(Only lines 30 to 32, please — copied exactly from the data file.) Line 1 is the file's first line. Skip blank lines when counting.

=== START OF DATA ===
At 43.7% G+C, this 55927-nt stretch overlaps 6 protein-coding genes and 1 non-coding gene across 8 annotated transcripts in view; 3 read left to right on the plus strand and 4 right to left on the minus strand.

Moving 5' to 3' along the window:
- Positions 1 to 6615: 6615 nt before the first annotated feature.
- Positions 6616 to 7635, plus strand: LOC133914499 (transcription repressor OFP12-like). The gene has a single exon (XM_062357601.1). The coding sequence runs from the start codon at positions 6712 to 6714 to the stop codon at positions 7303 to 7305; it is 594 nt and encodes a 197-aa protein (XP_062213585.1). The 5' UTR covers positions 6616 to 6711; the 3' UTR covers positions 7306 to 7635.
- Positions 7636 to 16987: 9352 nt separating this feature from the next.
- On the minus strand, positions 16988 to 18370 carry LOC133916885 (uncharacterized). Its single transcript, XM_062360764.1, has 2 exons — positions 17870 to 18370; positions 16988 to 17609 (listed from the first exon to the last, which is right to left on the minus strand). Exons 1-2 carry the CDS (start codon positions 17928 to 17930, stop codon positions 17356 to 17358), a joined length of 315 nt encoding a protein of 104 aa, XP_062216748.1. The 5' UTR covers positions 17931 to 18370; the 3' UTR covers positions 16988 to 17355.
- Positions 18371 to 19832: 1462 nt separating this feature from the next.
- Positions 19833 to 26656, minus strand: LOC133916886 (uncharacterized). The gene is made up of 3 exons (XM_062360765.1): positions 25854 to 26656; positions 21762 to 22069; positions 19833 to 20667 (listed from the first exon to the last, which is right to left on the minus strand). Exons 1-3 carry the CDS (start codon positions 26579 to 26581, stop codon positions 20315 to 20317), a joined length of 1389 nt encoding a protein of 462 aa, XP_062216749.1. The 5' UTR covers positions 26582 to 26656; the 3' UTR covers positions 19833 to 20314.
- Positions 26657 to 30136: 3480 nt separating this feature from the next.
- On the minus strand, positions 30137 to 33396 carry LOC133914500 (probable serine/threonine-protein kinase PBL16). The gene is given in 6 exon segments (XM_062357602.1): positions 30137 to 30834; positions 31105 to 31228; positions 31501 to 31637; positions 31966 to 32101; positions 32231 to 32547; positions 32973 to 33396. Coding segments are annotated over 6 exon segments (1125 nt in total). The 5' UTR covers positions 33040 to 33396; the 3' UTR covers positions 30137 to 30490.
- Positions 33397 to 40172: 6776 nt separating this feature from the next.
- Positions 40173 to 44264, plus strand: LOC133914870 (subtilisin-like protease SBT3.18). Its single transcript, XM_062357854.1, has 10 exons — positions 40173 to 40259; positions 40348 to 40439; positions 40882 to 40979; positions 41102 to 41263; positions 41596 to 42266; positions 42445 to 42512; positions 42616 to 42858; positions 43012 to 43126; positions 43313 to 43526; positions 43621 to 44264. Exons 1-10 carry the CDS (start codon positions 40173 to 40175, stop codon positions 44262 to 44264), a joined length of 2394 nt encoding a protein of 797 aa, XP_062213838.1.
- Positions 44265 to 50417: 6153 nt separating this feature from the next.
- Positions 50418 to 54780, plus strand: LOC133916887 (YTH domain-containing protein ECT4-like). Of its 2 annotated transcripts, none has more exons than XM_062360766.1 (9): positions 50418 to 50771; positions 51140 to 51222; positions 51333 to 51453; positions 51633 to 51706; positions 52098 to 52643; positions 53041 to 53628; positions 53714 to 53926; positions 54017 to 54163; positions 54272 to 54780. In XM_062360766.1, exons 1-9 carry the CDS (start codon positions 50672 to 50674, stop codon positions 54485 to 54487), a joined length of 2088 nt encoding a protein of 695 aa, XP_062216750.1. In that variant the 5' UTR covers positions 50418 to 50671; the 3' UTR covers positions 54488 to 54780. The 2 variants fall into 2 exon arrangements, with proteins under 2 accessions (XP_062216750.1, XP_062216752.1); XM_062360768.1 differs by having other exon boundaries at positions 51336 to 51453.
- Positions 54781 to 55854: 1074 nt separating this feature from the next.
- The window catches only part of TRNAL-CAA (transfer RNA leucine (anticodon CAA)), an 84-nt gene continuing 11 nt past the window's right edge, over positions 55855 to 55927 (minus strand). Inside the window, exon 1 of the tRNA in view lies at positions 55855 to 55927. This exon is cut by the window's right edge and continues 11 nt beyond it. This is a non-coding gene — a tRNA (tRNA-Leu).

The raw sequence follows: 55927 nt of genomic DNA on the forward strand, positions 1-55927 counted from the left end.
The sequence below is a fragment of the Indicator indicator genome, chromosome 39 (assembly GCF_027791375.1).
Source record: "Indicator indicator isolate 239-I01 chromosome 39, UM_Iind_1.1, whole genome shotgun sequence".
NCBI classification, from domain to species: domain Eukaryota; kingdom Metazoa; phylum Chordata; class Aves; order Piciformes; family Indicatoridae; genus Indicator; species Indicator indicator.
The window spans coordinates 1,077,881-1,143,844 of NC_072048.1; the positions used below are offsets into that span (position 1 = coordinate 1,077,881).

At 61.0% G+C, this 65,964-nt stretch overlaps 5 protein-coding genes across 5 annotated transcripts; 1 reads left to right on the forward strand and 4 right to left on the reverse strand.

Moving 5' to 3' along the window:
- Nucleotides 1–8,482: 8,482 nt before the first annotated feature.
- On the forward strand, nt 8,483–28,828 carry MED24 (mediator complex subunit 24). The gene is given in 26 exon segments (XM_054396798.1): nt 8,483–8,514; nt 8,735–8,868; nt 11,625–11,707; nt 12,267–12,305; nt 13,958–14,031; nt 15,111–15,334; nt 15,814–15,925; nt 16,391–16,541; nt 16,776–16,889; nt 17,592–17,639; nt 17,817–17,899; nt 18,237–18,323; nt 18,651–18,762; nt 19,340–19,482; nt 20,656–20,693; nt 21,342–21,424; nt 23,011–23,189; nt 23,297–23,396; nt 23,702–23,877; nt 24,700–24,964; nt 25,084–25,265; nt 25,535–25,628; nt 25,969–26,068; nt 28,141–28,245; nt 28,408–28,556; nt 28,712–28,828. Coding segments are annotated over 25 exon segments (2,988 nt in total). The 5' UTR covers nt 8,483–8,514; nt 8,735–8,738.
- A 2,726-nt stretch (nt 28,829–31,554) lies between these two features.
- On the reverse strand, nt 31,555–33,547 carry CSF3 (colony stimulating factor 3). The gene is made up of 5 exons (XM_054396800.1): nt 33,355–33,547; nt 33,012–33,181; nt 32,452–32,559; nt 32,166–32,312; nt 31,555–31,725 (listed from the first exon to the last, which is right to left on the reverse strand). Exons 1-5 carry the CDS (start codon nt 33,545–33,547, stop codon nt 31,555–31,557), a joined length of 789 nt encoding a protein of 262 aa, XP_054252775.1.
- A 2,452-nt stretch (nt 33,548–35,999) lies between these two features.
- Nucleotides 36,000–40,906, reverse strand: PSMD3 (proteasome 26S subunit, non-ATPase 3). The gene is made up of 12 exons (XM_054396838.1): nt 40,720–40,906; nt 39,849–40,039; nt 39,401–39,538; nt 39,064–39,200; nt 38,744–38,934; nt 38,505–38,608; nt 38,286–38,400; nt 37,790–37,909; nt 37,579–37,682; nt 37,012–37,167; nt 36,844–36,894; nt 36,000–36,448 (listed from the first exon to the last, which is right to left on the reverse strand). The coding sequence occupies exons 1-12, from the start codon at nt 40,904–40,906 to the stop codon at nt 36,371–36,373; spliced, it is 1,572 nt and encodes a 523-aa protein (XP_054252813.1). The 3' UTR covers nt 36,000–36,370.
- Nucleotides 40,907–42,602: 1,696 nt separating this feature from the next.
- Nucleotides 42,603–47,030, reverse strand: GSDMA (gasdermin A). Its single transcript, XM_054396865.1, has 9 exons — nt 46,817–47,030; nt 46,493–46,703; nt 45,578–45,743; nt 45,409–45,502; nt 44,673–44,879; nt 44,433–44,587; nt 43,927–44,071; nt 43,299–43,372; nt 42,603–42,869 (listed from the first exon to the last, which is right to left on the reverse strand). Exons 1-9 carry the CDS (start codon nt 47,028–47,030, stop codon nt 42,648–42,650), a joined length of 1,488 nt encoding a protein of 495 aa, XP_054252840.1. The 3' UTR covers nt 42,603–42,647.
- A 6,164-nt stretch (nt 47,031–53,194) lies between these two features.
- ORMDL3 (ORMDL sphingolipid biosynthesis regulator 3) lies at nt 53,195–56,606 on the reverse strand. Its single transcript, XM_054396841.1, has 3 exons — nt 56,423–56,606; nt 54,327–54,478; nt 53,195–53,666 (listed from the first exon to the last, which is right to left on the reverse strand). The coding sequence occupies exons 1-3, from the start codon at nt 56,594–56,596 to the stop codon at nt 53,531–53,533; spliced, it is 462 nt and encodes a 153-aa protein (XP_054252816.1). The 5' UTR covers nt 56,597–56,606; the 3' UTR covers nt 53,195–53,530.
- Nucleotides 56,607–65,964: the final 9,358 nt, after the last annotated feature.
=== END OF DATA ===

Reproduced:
- Nucleotides 40,907–42,602: 1,696 nt separating this feature from the next.
- Nucleotides 42,603–47,030, reverse strand: GSDMA (gasdermin A). Its single transcript, XM_054396865.1, has 9 exons — nt 46,817–47,030; nt 46,493–46,703; nt 45,578–45,743; nt 45,409–45,502; nt 44,673–44,879; nt 44,433–44,587; nt 43,927–44,071; nt 43,299–43,372; nt 42,603–42,869 (listed from the first exon to the last, which is right to left on the reverse strand). Exons 1-9 carry the CDS (start codon nt 47,028–47,030, stop codon nt 42,648–42,650), a joined length of 1,488 nt encoding a protein of 495 aa, XP_054252840.1. The 3' UTR covers nt 42,603–42,647.
- A 6,164-nt stretch (nt 47,031–53,194) lies between these two features.